Here’s what I wrote last week:
- On Twitter and Tenure
- History and Memory: Southern Nationalist talk about how great slavery was.
- No Consensus on Mental Health and Policing – Three articles about how to solve the problem, none really in agreement with each other.
- Cult of Compliance: The Death of Anthony Hill – Naked, Black, Unarmed, Bipolar man killed by Atlanta-area police.
- Curt Schilling Discovers Internet Misogyny. – Or the Problem with Conservative Empathy.
- St. Patrick’s Day Season Performance Schedule – So much music!
I also wrote this piece for Vitae on the “Dear Student” controversy, which my academic readers will know about, and the rest of you all probably won’t find too interesting. But you should, because I argue it’s about power and the nature of higher education today, I argue:
The problem is this: In the Dear Student columns, the angry and precarious faculty are aiming their frustrations at hypothetical students making archetypal complaints that faculty hear all too often. But … students are the wrong target. While they can be petty, self-involved, rude, vindictive, and otherwise display some of the awful features of humanity, the problem is that they have entered into a system that treats them as interchangeable sources of income. Corporatist rhetoric makes students feel powerful enough to demand things of professors, while all the time concealing their real powerlessness in our neoliberal education system.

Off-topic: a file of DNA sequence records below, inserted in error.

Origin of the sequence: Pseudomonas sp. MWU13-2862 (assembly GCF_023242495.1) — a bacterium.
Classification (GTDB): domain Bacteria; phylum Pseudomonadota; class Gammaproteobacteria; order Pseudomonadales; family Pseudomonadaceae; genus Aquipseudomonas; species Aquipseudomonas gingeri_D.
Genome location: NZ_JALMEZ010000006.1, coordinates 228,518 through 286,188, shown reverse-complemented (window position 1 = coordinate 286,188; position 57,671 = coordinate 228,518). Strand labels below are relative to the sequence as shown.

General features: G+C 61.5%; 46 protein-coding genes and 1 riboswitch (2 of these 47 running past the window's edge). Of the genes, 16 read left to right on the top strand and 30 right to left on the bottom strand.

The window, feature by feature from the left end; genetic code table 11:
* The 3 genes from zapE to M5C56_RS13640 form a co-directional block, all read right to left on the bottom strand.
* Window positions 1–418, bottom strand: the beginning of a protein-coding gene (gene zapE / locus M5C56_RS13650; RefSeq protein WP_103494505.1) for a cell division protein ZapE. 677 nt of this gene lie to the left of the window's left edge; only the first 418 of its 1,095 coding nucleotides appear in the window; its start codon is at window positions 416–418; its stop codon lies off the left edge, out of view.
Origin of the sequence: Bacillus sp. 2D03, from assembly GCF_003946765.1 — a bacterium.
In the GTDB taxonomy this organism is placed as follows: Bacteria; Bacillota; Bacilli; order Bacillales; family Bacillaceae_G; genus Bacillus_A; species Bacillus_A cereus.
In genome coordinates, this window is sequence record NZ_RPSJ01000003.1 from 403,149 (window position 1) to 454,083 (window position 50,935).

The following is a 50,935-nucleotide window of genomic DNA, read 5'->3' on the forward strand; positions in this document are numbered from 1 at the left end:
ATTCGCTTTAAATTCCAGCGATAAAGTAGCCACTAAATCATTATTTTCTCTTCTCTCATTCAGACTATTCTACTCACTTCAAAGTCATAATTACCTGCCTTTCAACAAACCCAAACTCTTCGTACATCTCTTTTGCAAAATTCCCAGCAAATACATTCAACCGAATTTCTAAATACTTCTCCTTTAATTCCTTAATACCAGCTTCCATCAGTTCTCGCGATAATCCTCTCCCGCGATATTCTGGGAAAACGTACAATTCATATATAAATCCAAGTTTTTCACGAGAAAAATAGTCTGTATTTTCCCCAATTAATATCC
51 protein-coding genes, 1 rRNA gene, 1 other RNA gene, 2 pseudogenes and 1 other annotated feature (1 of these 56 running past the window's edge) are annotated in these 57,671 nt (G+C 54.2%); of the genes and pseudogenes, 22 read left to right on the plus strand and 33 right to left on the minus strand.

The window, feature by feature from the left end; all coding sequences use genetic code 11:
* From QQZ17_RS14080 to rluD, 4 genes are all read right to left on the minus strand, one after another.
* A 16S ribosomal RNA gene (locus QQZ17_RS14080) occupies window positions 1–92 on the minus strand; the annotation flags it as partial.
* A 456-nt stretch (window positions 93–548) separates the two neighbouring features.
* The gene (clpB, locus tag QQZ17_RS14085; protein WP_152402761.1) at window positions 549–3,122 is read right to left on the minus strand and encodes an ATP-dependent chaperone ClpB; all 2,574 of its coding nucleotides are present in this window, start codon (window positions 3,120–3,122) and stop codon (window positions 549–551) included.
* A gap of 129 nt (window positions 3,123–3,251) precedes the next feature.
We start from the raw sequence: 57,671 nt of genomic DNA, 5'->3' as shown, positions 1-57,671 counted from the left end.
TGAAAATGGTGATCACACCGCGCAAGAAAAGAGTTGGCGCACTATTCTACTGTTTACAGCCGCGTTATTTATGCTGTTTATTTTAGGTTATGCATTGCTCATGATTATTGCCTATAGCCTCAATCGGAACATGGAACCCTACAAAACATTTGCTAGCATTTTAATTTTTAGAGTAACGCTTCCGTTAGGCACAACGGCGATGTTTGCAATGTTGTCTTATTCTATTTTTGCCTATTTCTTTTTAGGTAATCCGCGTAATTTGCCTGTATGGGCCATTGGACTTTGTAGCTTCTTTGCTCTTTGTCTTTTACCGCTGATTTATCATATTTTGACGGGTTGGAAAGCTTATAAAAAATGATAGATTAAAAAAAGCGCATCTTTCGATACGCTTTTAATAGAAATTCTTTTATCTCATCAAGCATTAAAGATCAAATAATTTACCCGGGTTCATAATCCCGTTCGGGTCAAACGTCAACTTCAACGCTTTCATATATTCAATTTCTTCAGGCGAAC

I like the essay and am working on a piece in which teaching experts talk to administrators. More to come on that soon.
I’ve been criticized for not having enough links to other sources for this piece. Let me say publicly that I accept that criticism and should have done more linking, either in the piece when it was edited or, more likely, on my blog when the piece came up. I like to position my academic journalism as a piece in a conversation, and I didn’t do that here, with one exception (Dorothy Kim).
A timeline of the essay writing, in case you were wondering:
- Jesse Stommel’s column was published on 2/28.
- I was mostly off Twitter on the 28th and 1st of March, when the big Twitter discussions were taking place.
- I was on Facebook, and participated in a couple of private threads with robust discussion. Those are, of course, private, so I can’t link to them.
- I felt that Dorothy Kim’s ideas were especially important, so I talked to her privately over email/messenger, and linked to a storify of her Tweets.
- I pitched, wrote, and filed my essay on March 2. In fact, I also pitched, wrote, filed, and edited this CNN essay that day. It was a busy day.
- Read lots of things on March 3-5 on the issue, including this awesome storify of links and tweets from Kelly Baker and a critique of Jesse’s critique, called “How Privilege Works.” Stacey Patton, the author of the “Dear Student” Columns, brought that last one to my attention personally. Patton is, by the way, an awesome journalist and you should read her work.
- I got edits on March 6 and worked on language issues but did not build a set of links, as I thought of the piece as being in the first-wave of reactions.
- March 11 – Vitae publishes my essay. People wonder why I didn’t cite them in the piece, which is fair enough.
What else should I be reading?